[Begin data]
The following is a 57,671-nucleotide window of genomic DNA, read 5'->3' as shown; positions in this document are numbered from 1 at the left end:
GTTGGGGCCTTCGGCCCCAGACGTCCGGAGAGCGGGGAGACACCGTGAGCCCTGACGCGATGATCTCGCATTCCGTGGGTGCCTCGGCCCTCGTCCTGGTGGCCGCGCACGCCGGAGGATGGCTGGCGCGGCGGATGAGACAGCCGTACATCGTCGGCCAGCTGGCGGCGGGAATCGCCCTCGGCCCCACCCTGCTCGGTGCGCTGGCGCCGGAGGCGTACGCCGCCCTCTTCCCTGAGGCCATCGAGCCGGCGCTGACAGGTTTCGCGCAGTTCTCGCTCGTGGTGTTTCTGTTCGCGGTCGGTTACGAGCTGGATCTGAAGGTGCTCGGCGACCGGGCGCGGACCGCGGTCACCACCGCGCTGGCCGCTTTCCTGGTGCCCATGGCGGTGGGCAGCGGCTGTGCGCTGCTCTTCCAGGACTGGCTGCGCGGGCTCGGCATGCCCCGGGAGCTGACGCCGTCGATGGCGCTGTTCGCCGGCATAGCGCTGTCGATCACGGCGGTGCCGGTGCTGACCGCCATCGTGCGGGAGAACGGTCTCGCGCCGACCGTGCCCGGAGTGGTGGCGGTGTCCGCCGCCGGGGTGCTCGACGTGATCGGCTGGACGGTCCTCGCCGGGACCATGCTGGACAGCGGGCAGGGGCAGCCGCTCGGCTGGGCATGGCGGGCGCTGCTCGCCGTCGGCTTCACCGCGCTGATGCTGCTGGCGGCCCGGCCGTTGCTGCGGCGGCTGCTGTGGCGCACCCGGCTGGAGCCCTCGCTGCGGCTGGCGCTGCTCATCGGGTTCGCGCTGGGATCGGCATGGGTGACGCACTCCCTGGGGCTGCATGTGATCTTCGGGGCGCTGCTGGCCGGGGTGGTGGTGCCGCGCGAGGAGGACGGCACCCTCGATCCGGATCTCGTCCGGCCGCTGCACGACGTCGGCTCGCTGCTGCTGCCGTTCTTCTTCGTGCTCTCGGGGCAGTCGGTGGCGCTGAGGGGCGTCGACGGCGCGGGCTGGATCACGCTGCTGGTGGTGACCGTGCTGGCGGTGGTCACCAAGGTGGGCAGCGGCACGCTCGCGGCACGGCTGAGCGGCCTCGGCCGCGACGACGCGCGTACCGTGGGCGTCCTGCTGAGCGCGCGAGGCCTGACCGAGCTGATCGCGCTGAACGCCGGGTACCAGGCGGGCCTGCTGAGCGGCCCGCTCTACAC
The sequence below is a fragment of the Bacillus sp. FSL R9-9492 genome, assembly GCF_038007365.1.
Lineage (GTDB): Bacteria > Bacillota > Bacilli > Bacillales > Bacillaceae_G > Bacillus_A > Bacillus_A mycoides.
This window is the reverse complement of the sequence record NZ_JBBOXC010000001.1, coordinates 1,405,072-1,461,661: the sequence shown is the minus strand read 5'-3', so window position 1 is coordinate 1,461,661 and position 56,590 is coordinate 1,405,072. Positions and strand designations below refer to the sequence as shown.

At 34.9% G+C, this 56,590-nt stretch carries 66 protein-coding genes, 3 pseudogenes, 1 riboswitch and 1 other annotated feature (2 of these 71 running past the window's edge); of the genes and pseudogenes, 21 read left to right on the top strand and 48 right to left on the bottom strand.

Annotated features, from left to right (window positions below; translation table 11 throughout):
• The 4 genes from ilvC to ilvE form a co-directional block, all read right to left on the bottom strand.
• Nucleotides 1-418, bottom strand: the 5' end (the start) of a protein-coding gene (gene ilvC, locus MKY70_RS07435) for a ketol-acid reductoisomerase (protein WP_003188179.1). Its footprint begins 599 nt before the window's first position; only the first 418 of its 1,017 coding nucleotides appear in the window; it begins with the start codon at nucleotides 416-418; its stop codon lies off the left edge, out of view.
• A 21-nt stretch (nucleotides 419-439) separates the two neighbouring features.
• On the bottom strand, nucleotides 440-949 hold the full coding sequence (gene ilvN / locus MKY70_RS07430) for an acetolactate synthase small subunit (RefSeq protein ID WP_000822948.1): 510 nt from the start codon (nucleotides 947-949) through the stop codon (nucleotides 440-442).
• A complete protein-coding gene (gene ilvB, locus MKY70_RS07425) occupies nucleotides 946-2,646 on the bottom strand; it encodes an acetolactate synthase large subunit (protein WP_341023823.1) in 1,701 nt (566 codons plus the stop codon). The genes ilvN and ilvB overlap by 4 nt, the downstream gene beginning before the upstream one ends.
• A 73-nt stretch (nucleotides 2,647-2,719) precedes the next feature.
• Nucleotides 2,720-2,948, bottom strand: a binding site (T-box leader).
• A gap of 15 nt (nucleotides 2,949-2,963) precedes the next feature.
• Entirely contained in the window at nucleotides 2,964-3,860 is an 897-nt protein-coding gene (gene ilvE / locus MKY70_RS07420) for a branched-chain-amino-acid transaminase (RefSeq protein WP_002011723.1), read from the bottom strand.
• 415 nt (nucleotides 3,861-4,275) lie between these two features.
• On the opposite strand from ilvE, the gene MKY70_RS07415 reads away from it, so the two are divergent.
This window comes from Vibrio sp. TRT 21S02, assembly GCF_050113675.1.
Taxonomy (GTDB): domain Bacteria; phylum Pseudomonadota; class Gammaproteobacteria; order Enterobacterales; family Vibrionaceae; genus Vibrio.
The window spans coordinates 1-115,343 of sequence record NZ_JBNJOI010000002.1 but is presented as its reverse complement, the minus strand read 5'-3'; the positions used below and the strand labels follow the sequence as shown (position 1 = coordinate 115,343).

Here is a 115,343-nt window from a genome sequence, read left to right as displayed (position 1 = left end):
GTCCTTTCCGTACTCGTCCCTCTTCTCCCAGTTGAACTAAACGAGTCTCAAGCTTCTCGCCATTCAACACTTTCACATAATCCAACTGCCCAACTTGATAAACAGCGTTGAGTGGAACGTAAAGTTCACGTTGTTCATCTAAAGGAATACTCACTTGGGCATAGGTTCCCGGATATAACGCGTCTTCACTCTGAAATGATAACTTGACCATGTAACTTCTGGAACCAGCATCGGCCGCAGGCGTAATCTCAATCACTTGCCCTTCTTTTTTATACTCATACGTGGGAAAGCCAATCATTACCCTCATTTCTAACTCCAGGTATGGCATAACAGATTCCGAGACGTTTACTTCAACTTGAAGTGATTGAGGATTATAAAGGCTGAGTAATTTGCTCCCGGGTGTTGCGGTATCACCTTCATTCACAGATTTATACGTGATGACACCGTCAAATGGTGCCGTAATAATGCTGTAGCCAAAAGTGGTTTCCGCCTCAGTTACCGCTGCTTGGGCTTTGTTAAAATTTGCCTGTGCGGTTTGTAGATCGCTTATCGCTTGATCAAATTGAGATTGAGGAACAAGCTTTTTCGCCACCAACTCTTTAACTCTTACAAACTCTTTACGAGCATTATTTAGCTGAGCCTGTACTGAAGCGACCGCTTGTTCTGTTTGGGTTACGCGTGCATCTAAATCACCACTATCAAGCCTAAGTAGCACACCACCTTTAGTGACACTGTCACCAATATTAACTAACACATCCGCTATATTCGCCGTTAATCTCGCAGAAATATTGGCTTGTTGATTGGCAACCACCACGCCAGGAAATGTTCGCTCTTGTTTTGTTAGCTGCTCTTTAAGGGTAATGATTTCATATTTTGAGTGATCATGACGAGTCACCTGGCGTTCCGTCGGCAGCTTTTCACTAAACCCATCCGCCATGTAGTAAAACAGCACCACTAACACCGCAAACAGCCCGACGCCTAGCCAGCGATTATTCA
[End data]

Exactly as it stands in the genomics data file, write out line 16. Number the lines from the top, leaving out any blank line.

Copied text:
• Entirely contained in the window at nucleotides 2,964-3,860 is an 897-nt protein-coding gene (gene ilvE / locus MKY70_RS07420) for a branched-chain-amino-acid transaminase (RefSeq protein WP_002011723.1), read from the bottom strand.